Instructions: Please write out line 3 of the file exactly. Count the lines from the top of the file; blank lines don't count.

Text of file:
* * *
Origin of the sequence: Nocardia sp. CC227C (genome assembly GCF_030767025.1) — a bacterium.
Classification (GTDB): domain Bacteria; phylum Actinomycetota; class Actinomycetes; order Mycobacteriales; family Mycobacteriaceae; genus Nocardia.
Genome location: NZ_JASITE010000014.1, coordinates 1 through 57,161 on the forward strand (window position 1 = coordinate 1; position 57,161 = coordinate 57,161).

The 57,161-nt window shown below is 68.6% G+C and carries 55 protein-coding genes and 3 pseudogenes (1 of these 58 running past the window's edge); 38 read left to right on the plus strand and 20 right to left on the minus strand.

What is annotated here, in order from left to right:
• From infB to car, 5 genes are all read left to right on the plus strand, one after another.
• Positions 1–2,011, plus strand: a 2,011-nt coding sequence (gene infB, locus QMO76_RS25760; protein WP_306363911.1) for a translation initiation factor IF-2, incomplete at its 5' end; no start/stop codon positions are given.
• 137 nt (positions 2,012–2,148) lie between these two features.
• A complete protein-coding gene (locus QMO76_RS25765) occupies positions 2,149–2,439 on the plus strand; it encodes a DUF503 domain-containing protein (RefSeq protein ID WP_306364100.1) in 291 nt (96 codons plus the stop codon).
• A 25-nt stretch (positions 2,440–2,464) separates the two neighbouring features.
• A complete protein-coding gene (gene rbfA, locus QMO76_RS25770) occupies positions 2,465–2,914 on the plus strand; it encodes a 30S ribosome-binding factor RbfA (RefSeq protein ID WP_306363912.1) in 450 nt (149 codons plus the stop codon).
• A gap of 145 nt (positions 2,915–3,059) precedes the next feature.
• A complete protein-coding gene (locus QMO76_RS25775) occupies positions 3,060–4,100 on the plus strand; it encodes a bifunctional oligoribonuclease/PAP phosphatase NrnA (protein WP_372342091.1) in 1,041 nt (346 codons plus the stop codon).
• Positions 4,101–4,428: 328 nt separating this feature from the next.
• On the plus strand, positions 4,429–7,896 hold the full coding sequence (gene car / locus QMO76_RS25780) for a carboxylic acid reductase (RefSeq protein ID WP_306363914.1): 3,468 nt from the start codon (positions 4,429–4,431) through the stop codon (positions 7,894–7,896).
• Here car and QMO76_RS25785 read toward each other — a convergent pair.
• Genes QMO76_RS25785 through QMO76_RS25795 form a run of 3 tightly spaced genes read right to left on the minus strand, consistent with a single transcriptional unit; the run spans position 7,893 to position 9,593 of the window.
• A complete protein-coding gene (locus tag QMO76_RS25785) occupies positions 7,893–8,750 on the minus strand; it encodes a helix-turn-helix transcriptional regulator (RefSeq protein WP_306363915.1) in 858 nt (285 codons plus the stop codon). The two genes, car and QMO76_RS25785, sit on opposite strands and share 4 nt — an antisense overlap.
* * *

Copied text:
Genome location: NZ_JASITE010000014.1, coordinates 1 through 57,161 on the forward strand (window position 1 = coordinate 1; position 57,161 = coordinate 57,161).